Inmarsat’s Global Xpress to revolutionise satcoms

Oct 14 2013

Shipowners and managers can achieve 10% operational savings if they focus on the value of satellite communications rather than on cost.

In a keynote speech at the recent London International Shipping Week, Frank Coles, Inmarsat Maritime president, urged the shipping industry to weigh up the cost of investing in improved satellite communications against the substantial benefits.

“The problem is people haven’t always moved with the times and so may not know what’s possible,” he said.

“So, they’ll look at their current cost, which is an average of $25 per day and seek a reduction.

“In reality, though, that’s just 0.3% of a ship’s running costs. It’s literally a drop in the ocean.

“However, if they were to increase that to just $100 per day to take advantage of unlimited email and data, our figures show they could actually reduce the cost of running a ship by 10%,” Coles claimed.

In monetary terms a vessel using satcoms to their full potential could cut running costs by nearly $200,000 a year, Coles said.

The potential savings outlined come from a variety of sources, including:

  • Fuel savings.
  •  Performance improvements.
  • Lower port charges.
  • Insurance premium reductions.
  •  Better crew morale and retention.
  • Lowering the cost of remote IT repairs and support.

Coles urged shipowners and managers to draw a comparison between how they hasten to equip their teenage children with a mobile phone, so they are safe and contactable, with their reluctance to invest in satcoms to keep in contact with a ship worth $50 mill, or more.

During the same week, Shane Rossbacher, Inmarsat’s director of maritime market development for Inmarsat revealed how the new offering Global Xpress (GX) will revolutionise maritime communications.

GX is claimed to be the world’s first global high speed broadband service. It will offer the unique combination of seamless global coverage from a single operator, consistent higher performance data speeds and network reliability. The availability of higher bandwidth on a consistent, end-toend, global basis is already generating significant interest in the industry, he said.

In a speech, Rossbacher outlined what he said was the superior engineering behind GX and the partnership with Cisco to deliver a ‘state-of-theart’ satellite applications service enablement platform (SEP) and high-performance access network for the new system.

Increased data speeds form an important element of GX, however, the service also introduces unique and innovative capabilities. Inmarsat has partnered with Cisco, iDirect and Boeing to build the SEP, which will form an integral part of the GX maritime solution.


Applications revolution

Rossbacher explained how SEP has the potential to revolutionise the way in which applications are deployed using satcoms.

SEP introduces the ability for individual applications to dynamically manage GX bandwidth. He gave several examples. A ship can be fitted with CCTV video cameras and in normal circumstances there is no need to view these video feeds from ashore.

However, during a security incident, GX allows the video surveillance application to open more capacity through the satellite and the shipping company can view live feeds and retrieve security logs. Once the issue is resolved, bandwidth is returned to normal.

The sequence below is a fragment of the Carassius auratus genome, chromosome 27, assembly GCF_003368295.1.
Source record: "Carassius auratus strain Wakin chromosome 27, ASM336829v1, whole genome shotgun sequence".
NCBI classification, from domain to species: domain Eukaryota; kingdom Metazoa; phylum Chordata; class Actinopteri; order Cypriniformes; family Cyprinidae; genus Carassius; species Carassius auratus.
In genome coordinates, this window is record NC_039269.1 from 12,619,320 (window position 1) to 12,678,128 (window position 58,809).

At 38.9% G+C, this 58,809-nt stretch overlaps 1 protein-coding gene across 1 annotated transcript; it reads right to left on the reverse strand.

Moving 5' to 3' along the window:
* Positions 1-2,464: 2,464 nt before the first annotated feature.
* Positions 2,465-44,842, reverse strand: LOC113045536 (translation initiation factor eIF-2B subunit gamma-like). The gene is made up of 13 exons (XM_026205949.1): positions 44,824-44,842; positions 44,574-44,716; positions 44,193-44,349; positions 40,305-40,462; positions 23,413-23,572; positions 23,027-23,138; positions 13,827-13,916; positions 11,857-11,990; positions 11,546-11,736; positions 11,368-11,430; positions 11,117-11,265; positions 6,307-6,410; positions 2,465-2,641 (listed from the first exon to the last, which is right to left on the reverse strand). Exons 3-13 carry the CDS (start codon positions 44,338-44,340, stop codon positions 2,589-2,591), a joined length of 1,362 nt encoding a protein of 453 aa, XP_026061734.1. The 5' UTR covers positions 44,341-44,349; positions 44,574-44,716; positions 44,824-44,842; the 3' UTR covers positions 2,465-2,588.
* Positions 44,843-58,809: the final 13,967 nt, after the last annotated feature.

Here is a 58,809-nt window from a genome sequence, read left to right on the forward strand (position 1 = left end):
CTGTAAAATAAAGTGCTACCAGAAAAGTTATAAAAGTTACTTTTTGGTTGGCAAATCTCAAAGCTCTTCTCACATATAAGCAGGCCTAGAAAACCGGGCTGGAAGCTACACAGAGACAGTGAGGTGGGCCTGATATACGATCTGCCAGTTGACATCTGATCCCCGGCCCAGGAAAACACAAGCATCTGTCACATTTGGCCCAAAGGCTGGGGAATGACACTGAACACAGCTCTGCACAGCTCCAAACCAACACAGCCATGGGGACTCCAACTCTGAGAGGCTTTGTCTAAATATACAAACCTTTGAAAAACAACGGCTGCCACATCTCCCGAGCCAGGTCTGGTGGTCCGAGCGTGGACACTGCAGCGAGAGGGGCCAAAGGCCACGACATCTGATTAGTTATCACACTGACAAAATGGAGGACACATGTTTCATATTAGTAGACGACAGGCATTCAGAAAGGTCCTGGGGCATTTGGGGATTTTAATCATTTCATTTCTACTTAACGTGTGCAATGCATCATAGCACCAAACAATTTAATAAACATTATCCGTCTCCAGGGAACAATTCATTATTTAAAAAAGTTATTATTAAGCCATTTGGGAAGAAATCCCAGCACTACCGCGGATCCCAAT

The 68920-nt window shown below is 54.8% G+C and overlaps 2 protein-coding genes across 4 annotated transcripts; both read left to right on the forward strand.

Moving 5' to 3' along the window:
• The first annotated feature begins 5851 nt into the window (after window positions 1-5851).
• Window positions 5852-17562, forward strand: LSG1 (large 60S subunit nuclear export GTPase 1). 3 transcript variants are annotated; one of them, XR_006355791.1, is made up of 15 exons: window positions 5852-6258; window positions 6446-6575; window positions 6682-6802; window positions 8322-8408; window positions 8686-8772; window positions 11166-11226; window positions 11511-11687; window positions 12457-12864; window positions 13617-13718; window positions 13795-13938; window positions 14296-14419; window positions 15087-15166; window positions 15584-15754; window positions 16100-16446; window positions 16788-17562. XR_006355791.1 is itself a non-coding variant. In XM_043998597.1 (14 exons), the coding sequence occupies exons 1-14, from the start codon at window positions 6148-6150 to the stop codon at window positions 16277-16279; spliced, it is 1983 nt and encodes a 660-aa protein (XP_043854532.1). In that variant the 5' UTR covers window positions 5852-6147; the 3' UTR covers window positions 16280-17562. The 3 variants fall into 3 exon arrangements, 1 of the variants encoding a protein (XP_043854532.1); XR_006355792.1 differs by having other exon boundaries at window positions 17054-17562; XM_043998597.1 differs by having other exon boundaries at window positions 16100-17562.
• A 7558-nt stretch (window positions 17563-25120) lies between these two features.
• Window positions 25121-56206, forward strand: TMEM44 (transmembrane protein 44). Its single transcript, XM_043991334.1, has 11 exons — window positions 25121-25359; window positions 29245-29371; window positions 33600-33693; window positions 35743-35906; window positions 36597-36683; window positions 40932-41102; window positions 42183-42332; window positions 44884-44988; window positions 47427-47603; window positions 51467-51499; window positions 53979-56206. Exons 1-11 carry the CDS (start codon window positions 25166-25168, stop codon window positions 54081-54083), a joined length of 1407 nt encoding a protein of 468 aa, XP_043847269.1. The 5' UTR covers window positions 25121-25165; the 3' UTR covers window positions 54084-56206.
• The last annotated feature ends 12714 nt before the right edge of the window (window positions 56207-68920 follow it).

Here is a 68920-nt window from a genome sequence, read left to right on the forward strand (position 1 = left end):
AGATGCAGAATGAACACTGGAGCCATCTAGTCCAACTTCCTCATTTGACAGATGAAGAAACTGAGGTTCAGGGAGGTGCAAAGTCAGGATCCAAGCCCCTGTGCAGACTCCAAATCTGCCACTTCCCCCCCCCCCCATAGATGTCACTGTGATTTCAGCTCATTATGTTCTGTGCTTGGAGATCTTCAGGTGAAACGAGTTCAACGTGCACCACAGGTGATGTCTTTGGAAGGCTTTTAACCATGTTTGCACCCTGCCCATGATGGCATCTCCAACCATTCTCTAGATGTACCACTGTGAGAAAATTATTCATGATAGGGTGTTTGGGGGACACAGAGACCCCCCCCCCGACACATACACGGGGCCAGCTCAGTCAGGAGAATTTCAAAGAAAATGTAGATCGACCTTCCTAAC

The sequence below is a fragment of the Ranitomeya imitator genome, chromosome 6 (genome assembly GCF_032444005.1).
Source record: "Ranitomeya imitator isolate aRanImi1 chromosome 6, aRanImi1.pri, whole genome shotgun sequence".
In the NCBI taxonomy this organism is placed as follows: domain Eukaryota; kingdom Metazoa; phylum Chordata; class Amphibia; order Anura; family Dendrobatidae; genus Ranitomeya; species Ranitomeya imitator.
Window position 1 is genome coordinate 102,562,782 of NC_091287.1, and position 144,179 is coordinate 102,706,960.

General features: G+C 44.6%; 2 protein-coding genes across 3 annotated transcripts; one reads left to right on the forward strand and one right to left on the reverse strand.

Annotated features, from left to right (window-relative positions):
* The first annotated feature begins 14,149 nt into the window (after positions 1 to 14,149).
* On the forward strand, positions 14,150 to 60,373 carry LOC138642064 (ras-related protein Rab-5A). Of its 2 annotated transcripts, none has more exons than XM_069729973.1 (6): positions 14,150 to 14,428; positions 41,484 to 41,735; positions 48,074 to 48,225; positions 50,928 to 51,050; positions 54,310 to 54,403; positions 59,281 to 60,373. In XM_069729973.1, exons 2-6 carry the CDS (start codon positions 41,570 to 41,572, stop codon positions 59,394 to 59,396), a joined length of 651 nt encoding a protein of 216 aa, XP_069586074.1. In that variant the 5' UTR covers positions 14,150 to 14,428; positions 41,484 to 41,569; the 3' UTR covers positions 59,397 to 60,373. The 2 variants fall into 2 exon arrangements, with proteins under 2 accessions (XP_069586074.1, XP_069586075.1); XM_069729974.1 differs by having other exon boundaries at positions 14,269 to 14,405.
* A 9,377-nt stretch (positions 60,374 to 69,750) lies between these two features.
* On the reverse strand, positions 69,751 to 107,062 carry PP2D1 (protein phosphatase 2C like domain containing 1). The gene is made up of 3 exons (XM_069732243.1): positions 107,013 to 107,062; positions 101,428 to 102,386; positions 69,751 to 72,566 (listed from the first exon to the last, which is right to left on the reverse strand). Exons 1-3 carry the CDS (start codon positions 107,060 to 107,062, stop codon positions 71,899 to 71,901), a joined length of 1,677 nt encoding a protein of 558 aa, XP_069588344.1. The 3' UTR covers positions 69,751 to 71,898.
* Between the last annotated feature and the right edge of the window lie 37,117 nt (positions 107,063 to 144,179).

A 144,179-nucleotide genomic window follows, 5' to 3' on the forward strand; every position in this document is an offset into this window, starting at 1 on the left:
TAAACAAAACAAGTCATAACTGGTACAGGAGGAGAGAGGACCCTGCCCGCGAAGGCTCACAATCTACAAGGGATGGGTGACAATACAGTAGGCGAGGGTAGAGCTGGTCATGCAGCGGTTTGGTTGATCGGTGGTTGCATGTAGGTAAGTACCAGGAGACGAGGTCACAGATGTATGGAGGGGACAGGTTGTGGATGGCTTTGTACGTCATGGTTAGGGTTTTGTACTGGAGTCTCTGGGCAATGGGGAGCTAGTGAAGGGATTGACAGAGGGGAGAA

Telemedicine can also be greatly enhanced by providing additional bandwidth when needed, ensuring high quality communications. The increase in bandwidth is also a benefit to the crew, which is enhanced through the ability to buy pre-paid products and services directly via the SEP platform.

For a shipping company, this means that communications can be used more effectively, as needed - reducing costs and dramatically improving operations, he said.


Inmarsat’s Frank Coles.


For application developers, GX opens up limitless possibilities as to how bandwidth may be used, while GX portals provide the opportunity to present their applications directly to the ship operator and crew.

Rossbacher concluded his presentation by saying, “Customers are not interested in the variations of Ka, Ku, C, L-Band technology – in today’s business environment, their only criteria is a solution that is reliable, available, operationally effective and cost efficient.

“Our task is to deliver solutions that help improve their business, driving operational efficiencies between shore and ship. Inmarsat’s future strategy is to offer services beyond pure satellite connectivity,” he stressed.


No significant delay

As to the timing of the introduction to the new service, Coles has reiterated that despite the failure of a Proton launch in July this year, there has been no operationally significant delay to the schedule for the first GX satellite.

F2 and F3 are both on course to be launched next year with full global coverage achieved by the end of 2014, he said in a letter to the leading maritime IT magazine Digital Ship.

Inmarsat and its manufacturing partner Boeing provide updates on the progress of the I5 (GX) satellites and this information is available at, and through Inmarsat Maritime’s GX value added resellers, which include Imtech, Telemar, Navarino, NSSL, SingTel, e3 and GMPCS.

He said that GX is set to revolutionise maritime communications and the outstanding performance of Inmarsat Maritime’s XpressLink service, a migration pathway to GX, is a clear indication that shipowners and operators across the world are eagerly awaiting the arrival of this service.

* Inmarsat told Tanker Operator that up to end of June 2013, the number of FleetBroadband subscribers numbered over 38,000.

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